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The Best, and Worst, Early Returns from the NHL Trade Deadline

It’s impossible to know who the true winners and losers of the trade deadline are until the Stanley Cup is raised, but it's not too early to see the best and worst performers heading into the stretch run.
Claude Giroux

It’s impossible to know who the true winners and losers of the trade deadline are until the Stanley Cup is raised, and draft picks begin to pan out, but the immediate impact of acquisitions is becoming clear. Looking at the individual players, here is a plus-minus-even look at the early returns and impact key players from the 2022 NHL trade deadline are having.

Plus

Marc Andre Fleury, G (Minnesota)
The Minnesota Wild got the goalie they were looking for, and a better goalie than they were looking at. Fleury managed to improve upon his already impressive stats from a losing Chicago team to improve in both his GAA and save percentage with Minnesota.

Rickard Rakell, F (Pittsburgh)
So far, Rakell has been a smashing success in Pittsburgh scoring 10 points in 12 games. He looks ready to hit 20 goals for the first time since 2017-2018 when he scored back-to-back 30+ goal seasons. Even moderate production in the playoffs to support the Penguins stars would make this a valuable rental.

Brett Kulak, D (Edmonton)
Kulak has yet to play 20-minutes in a game for Edmonton, but he has provided decent middle pairing consistency for the Oilers. More importantly, Kulak has been a positive player when it comes to +/- and has even contributed a handful of points. He probably wasn’t the impact defender Edmonton needs, but he has been reliable, and that’s enough for a team that already has many high-risk players.

Andrew Copp, F (NY Rangers)
No one would have expected Copp, known for his two-way game to come in and score more than a point per game for the New York Rangers, but that’s what has happened so far. The true mark of this trade will come in the post-season. Copp has yet to deliver in the playoffs during his career with the Winnipeg Jets, but it’s hard to fathom his play to deteriorate when it’s on an upward swing.

Nick Leddy, D (St. Louis)
In Detroit this season, Leddy was awful. Then again, the Wings had to rely upon the offensively minded blueliner to play defense against top lines. In St. Louis, he’s piled up points collecting 7 in 12 games, and has gone from the league's worst +/- player, to simply a plus.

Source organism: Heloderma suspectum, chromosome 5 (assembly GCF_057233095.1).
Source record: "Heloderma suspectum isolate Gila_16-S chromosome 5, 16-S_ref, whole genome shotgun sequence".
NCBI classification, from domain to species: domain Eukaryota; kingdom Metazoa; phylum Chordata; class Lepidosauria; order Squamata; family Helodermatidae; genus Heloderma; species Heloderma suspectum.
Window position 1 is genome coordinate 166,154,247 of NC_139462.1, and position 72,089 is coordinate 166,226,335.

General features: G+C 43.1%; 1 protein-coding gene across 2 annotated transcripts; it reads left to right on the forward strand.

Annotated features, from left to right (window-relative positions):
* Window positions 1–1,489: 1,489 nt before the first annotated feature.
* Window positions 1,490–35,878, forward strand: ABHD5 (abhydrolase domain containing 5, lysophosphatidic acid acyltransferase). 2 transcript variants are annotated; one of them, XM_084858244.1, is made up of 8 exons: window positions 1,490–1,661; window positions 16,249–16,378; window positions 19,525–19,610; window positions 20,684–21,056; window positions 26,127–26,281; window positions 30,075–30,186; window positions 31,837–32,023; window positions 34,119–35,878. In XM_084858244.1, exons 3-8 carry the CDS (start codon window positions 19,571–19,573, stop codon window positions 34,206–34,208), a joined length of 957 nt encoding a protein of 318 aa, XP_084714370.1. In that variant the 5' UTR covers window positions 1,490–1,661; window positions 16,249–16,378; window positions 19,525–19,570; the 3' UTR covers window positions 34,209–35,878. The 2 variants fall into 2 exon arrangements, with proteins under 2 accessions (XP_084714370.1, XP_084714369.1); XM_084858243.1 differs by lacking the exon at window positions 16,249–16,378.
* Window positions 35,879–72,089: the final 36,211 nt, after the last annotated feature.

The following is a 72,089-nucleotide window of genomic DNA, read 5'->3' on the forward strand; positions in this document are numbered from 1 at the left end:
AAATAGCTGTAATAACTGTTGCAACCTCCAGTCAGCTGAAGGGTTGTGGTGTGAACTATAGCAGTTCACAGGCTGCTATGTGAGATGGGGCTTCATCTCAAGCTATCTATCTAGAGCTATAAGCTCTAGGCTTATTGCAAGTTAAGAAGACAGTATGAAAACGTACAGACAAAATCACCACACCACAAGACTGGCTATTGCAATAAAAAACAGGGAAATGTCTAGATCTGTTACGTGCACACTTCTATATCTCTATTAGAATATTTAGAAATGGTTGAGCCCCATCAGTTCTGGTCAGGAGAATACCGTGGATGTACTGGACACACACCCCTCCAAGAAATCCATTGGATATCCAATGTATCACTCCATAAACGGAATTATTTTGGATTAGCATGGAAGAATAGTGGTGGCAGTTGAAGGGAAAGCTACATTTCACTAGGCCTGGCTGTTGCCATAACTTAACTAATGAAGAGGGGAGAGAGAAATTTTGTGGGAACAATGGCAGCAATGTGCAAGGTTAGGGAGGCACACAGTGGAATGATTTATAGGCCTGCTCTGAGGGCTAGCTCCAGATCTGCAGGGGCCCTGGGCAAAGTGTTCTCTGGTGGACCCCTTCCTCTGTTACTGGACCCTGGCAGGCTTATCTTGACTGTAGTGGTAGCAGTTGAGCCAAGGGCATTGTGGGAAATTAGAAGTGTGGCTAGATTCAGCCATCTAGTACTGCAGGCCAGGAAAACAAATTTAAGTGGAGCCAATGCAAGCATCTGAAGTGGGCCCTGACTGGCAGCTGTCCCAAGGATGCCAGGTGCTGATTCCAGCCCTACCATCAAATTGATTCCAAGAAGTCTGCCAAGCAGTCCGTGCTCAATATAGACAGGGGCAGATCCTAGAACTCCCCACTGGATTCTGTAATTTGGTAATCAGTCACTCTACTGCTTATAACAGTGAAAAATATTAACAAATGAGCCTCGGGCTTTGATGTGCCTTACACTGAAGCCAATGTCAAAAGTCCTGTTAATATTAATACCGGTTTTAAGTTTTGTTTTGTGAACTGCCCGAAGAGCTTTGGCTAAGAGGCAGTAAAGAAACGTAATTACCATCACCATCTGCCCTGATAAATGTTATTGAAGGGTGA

Jake Walman, D (Detroit)
The return for Leddy has also been a win for Detroit. With the Red Wings, Walman has seen his TOI jump by roughly 7-minutes per game. Right now, he’s playing for a contract extension with the Red Wings, and as a short-term solution, who could play his way into a regular bottom-six role, or as a trade chip at next year’s deadline, Walman is exceeding expectations.

Mark Giordano, D (Toronto)
When you see what other teams paid for rentals, Giordano looks like an absolute steal. Playing consistent minutes, picking up points, and most importantly, shepherding Timothy Liljegren and others on the Maple Leafs as the veteran professional he is. Giordano’s rental value has already been paid for, and whether Toronto hoists a Cup or not, this trade was worth its value.

Nick Paul, F (Tampa Bay)
A beloved veteran in Ottawa, Paul quickly endeared himself to Tampa Bay Lightning fans by immediately contributing offensively with 7 points in his first 12 games. He’s a character player, and although some questioned the cost to Tampa, the early returns look favorable, and Paul could turn into a key piece to a three-peat.

Claude Giroux, F (Florida)
It’s been a while since Claude Giroux scored at a point-per-game pace, but perhaps it’s also been a while since his team believed he was a point-per-game player. He has that in Florida and makes the Panthers look even more lethal upfront. The price Florida paid in Owen Tippett and a first-round pick will only be evaluated in the coming seasons when those prospects show their value, and Florida’s playoff success is known.

Ben Chiarot, D (Florida)
Producing at a slightly higher rate than he was in Montreal, which can be expected given Florida’s offense, Chiarot has fit in well. Questions were raised when part of his return, Ty Smilianic entered the NCAA’s transfer portal, but the real asset acquired in return for Chiarot was the first-round pick the Canadiens acquired. If Florida wins the Cup, no one will ever question the future they sacrificed for Giroux and Chiarot.